Further, it is an object of our invention to provide block or track section definition in a signaling system without insulated joints by connecting a low impedance bond across the rails to confine track circuit energy to a given block or section in which it is identified by pickup and receiver devices having a specific association therewith.

Other objects, advantages, and features of our invention will become apparent from the following description when taken with the accompanying drawings and appended claims.

SUMMARY OF THE INVENTION In practicing our invention, the stretch of railroad track to be signaled is divided into track sections by low impedance cross bonds connected between the rails. However, the adjoining section rails are not insulated from each other by insulated joints. Each cross bond is actually one winding of a track transformer coupling a track transmitter device to the rails. The track transmitter unit, principally a power amplifier, is connected to the other i winding of the track transformer and supplies an alternating current of selected frequency to the rails of the sections in each direction from the bond location. Each track transmitter may thus be a standard unit with the selection of the track frequencies accomplished through the use of separate oscillator units, each generating a preselected frequency. Two such oscillators are used at each bond location between adjoining sections. The oscillator output is coded or modulated at a selected rate in accordance with the traffic conditions in advance in the direction for which the oscillator is assigned. The modulated signal is then ap plied to the track transmitter which, in turn, provides coded track current of each frequency.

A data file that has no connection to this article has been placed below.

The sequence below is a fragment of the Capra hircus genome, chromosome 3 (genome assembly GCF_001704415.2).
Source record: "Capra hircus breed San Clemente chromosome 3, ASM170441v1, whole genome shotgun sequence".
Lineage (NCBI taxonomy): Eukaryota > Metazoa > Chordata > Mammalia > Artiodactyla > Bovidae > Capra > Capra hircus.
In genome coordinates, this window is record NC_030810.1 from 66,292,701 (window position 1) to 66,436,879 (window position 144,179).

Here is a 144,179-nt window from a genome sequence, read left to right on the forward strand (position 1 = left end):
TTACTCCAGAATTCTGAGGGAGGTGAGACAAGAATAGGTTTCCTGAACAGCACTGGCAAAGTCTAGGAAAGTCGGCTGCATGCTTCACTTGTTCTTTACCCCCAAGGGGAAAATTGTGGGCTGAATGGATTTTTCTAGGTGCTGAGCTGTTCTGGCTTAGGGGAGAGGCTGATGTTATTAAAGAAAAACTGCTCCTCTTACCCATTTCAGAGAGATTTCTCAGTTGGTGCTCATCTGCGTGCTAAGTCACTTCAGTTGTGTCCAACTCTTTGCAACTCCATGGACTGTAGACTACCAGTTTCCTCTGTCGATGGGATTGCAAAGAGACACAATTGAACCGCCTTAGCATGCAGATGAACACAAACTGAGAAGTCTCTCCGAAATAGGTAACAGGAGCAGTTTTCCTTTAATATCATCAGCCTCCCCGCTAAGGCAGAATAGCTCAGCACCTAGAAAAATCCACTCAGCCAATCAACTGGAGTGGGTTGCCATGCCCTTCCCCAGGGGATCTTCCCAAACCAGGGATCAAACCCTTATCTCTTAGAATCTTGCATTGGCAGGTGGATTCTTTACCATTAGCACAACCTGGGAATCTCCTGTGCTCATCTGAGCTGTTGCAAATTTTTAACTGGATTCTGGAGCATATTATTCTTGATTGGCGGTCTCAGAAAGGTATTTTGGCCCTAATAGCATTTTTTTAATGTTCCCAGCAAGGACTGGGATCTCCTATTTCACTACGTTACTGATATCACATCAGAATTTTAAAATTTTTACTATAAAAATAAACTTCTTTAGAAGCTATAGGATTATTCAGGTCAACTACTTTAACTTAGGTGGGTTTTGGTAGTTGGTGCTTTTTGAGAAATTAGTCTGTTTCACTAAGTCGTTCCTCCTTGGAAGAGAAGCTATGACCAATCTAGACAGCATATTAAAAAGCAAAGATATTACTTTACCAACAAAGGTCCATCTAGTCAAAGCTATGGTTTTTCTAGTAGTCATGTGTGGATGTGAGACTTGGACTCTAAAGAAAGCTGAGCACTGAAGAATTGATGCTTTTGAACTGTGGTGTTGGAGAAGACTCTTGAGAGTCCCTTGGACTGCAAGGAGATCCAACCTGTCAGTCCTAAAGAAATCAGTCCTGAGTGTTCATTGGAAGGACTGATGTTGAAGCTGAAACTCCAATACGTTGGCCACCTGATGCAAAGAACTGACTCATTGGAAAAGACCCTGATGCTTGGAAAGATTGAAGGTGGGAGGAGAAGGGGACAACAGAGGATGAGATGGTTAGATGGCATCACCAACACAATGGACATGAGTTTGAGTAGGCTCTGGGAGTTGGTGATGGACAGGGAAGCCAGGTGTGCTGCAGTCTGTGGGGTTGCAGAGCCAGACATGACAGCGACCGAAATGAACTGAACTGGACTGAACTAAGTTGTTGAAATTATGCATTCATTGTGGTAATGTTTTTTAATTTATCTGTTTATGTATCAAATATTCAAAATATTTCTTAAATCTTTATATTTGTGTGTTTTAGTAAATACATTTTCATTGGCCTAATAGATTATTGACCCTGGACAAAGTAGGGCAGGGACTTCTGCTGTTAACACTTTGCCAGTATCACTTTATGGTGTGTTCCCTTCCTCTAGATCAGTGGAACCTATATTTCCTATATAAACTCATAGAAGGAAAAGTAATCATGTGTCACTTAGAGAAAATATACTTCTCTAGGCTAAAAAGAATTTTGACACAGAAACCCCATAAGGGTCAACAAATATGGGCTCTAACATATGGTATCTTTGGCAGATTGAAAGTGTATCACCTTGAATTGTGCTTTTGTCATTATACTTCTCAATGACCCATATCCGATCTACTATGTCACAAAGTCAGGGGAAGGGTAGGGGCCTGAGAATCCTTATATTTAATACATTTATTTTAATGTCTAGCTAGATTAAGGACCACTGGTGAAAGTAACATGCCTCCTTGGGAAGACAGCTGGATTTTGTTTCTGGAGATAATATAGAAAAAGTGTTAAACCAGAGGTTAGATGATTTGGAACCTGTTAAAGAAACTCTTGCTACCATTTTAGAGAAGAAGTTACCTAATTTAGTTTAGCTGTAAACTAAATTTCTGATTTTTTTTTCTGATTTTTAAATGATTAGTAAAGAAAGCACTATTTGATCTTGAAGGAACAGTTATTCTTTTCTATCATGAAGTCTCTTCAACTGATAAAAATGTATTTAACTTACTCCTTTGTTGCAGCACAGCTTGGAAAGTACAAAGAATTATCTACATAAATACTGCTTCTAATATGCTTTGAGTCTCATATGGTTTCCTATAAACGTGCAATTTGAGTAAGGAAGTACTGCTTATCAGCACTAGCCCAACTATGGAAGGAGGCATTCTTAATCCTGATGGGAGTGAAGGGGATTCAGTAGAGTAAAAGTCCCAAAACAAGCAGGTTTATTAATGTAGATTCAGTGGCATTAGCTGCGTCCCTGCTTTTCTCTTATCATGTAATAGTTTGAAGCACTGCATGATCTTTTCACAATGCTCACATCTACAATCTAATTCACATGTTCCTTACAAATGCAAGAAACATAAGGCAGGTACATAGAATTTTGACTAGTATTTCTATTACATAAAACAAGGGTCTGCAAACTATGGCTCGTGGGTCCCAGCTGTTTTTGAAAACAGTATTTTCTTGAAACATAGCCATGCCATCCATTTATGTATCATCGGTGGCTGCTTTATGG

Two track receiver units, one for each direction from the cross bond, are provided at each location, each tuned to a specific and different frequency, differing also from those of the associated oscillators. Each track receiver is coupled to the rails by a pair of energy pickup coils placed adjacent to the rails of the corresponding track section in the vicinity of the associated cross bond. These receivers are tuned to respond only to a preselected frequency which is received from an associated track transmitter at the other end of the track section to which the receiver is assigned. Each receiver demodulates the coded alternating current received to produce a code rate output which is applied to decoding units to determine which signal command or traffic condition indication has been received. Through a logic network, the received code rate is effective to select a particular code transmitter which controls the oscillator supplying the track frequency for the other track circuit at that location.